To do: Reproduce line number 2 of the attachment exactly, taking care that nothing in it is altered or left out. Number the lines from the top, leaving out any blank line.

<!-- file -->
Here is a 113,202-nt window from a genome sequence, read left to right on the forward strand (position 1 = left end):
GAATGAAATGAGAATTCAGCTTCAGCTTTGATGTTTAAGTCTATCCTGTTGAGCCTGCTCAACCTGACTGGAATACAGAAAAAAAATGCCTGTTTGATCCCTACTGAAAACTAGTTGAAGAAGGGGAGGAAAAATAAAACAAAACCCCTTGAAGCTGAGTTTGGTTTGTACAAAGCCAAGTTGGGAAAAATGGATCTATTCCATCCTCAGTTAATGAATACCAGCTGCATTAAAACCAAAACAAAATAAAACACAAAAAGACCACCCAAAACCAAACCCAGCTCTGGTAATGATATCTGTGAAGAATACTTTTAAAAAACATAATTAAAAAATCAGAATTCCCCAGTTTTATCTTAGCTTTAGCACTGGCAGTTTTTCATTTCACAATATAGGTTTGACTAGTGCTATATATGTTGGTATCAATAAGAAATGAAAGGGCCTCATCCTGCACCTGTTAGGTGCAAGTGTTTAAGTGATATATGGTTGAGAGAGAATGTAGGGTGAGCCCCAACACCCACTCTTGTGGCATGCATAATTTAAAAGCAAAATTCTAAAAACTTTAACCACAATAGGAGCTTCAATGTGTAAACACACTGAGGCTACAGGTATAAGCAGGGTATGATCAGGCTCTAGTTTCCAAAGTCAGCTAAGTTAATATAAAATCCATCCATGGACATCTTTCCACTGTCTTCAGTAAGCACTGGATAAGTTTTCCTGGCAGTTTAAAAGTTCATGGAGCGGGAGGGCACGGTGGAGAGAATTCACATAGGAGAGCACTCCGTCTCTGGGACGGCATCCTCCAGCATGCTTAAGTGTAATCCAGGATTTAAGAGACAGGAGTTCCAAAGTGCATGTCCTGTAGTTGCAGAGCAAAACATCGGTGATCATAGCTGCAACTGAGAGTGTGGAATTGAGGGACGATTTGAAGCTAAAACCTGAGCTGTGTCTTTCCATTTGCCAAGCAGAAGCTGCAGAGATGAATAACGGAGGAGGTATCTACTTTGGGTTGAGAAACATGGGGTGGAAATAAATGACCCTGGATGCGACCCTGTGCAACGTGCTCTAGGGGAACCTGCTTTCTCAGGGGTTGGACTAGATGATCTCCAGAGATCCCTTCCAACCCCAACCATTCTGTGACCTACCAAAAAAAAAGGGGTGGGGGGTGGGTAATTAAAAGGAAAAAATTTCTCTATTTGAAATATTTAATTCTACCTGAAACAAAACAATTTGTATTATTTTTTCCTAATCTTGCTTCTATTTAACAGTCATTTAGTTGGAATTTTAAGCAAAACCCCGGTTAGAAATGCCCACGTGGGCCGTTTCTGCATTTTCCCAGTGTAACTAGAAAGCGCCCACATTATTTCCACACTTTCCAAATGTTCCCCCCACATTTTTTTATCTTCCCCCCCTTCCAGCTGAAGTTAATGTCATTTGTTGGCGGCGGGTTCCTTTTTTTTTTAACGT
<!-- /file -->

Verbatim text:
GAATGAAATGAGAATTCAGCTTCAGCTTTGATGTTTAAGTCTATCCTGTTGAGCCTGCTCAACCTGACTGGAATACAGAAAAAAAATGCCTGTTTGATCCCTACTGAAAACTAGTTGAAGAAGGGGAGGAAAAATAAAACAAAACCCCTTGAAGCTGAGTTTGGTTTGTACAAAGCCAAGTTGGGAAAAATGGATCTATTCCATCCTCAGTTAATGAATACCAGCTGCATTAAAACCAAAACAAAATAAAACACAAAAAGACCACCCAAAACCAAACCCAGCTCTGGTAATGATATCTGTGAAGAATACTTTTAAAAAACATAATTAAAAAATCAGAATTCCCCAGTTTTATCTTAGCTTTAGCACTGGCAGTTTTTCATTTCACAATATAGGTTTGACTAGTGCTATATATGTTGGTATCAATAAGAAATGAAAGGGCCTCATCCTGCACCTGTTAGGTGCAAGTGTTTAAGTGATATATGGTTGAGAGAGAATGTAGGGTGAGCCCCAACACCCACTCTTGTGGCATGCATAATTTAAAAGCAAAATTCTAAAAACTTTAACCACAATAGGAGCTTCAATGTGTAAACACACTGAGGCTACAGGTATAAGCAGGGTATGATCAGGCTCTAGTTTCCAAAGTCAGCTAAGTTAATATAAAATCCATCCATGGACATCTTTCCACTGTCTTCAGTAAGCACTGGATAAGTTTTCCTGGCAGTTTAAAAGTTCATGGAGCGGGAGGGCACGGTGGAGAGAATTCACATAGGAGAGCACTCCGTCTCTGGGACGGCATCCTCCAGCATGCTTAAGTGTAATCCAGGATTTAAGAGACAGGAGTTCCAAAGTGCATGTCCTGTAGTTGCAGAGCAAAACATCGGTGATCATAGCTGCAACTGAGAGTGTGGAATTGAGGGACGATTTGAAGCTAAAACCTGAGCTGTGTCTTTCCATTTGCCAAGCAGAAGCTGCAGAGATGAATAACGGAGGAGGTATCTACTTTGGGTTGAGAAACATGGGGTGGAAATAAATGACCCTGGATGCGACCCTGTGCAACGTGCTCTAGGGGAACCTGCTTTCTCAGGGGTTGGACTAGATGATCTCCAGAGATCCCTTCCAACCCCAACCATTCTGTGACCTACCAAAAAAAAAGGGGTGGGGGGTGGGTAATTAAAAGGAAAAAATTTCTCTATTTGAAATATTTAATTCTACCTGAAACAAAACAATTTGTATTATTTTTTCCTAATCTTGCTTCTATTTAACAGTCATTTAGTTGGAATTTTAAGCAAAACCCCGGTTAGAAATGCCCACGTGGGCCGTTTCTGCATTTTCCCAGTGTAACTAGAAAGCGCCCACATTATTTCCACACTTTCCAAATGTTCCCCCCACATTTTTTTATCTTCCCCCCCTTCCAGCTGAAGTTAATGTCATTTGTTGGCGGCGGGTTCCTTTTTTTTTTAACGT